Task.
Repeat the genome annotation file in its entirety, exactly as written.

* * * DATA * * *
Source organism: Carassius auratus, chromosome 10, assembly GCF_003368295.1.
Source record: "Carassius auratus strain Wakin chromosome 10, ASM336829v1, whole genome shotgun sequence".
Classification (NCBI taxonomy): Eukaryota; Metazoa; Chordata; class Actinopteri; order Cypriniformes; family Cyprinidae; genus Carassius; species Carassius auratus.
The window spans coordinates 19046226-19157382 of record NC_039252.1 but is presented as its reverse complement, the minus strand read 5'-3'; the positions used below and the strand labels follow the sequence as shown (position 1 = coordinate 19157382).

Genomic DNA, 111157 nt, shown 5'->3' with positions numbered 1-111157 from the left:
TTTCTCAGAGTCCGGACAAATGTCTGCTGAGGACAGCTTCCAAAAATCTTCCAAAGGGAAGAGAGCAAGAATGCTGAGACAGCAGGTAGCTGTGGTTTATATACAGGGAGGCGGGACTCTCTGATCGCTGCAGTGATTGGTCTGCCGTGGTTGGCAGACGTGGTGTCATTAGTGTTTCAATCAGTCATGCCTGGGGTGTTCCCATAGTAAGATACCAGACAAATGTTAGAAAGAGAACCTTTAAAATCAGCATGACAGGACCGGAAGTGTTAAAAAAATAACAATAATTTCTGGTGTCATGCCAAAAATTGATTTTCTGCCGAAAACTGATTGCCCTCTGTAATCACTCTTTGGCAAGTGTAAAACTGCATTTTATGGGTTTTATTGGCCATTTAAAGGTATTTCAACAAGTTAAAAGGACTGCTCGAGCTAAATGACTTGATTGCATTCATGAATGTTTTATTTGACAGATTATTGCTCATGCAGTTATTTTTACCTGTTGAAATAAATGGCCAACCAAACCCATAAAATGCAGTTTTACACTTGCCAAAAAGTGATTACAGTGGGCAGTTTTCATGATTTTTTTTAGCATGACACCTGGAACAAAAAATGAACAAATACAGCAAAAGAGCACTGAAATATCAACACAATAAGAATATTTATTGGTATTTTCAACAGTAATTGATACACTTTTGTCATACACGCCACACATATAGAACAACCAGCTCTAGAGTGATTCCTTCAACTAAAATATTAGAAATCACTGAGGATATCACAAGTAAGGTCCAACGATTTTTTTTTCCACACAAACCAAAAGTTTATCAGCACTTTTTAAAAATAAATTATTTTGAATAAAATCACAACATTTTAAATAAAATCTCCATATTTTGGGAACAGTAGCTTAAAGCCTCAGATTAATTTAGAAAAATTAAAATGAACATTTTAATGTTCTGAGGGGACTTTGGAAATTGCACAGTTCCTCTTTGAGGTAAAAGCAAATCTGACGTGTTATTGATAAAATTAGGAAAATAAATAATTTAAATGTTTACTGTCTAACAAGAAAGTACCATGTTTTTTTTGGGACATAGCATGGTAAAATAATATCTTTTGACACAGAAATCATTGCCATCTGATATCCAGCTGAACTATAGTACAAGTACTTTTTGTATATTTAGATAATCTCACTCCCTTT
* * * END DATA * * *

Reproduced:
Source organism: Carassius auratus, chromosome 10, assembly GCF_003368295.1.
Source record: "Carassius auratus strain Wakin chromosome 10, ASM336829v1, whole genome shotgun sequence".
Classification (NCBI taxonomy): Eukaryota; Metazoa; Chordata; class Actinopteri; order Cypriniformes; family Cyprinidae; genus Carassius; species Carassius auratus.
The window spans coordinates 19046226-19157382 of record NC_039252.1 but is presented as its reverse complement, the minus strand read 5'-3'; the positions used below and the strand labels follow the sequence as shown (position 1 = coordinate 19157382).

Genomic DNA, 111157 nt, shown 5'->3' with positions numbered 1-111157 from the left:
TTTCTCAGAGTCCGGACAAATGTCTGCTGAGGACAGCTTCCAAAAATCTTCCAAAGGGAAGAGAGCAAGAATGCTGAGACAGCAGGTAGCTGTGGTTTATATACAGGGAGGCGGGACTCTCTGATCGCTGCAGTGATTGGTCTGCCGTGGTTGGCAGACGTGGTGTCATTAGTGTTTCAATCAGTCATGCCTGGGGTGTTCCCATAGTAAGATACCAGACAAATGTTAGAAAGAGAACCTTTAAAATCAGCATGACAGGACCGGAAGTGTTAAAAAAATAACAATAATTTCTGGTGTCATGCCAAAAATTGATTTTCTGCCGAAAACTGATTGCCCTCTGTAATCACTCTTTGGCAAGTGTAAAACTGCATTTTATGGGTTTTATTGGCCATTTAAAGGTATTTCAACAAGTTAAAAGGACTGCTCGAGCTAAATGACTTGATTGCATTCATGAATGTTTTATTTGACAGATTATTGCTCATGCAGTTATTTTTACCTGTTGAAATAAATGGCCAACCAAACCCATAAAATGCAGTTTTACACTTGCCAAAAAGTGATTACAGTGGGCAGTTTTCATGATTTTTTTTAGCATGACACCTGGAACAAAAAATGAACAAATACAGCAAAAGAGCACTGAAATATCAACACAATAAGAATATTTATTGGTATTTTCAACAGTAATTGATACACTTTTGTCATACACGCCACACATATAGAACAACCAGCTCTAGAGTGATTCCTTCAACTAAAATATTAGAAATCACTGAGGATATCACAAGTAAGGTCCAACGATTTTTTTTTCCACACAAACCAAAAGTTTATCAGCACTTTTTAAAAATAAATTATTTTGAATAAAATCACAACATTTTAAATAAAATCTCCATATTTTGGGAACAGTAGCTTAAAGCCTCAGATTAATTTAGAAAAATTAAAATGAACATTTTAATGTTCTGAGGGGACTTTGGAAATTGCACAGTTCCTCTTTGAGGTAAAAGCAAATCTGACGTGTTATTGATAAAATTAGGAAAATAAATAATTTAAATGTTTACTGTCTAACAAGAAAGTACCATGTTTTTTTTGGGACATAGCATGGTAAAATAATATCTTTTGACACAGAAATCATTGCCATCTGATATCCAGCTGAACTATAGTACAAGTACTTTTTGTATATTTAGATAATCTCACTCCCTTT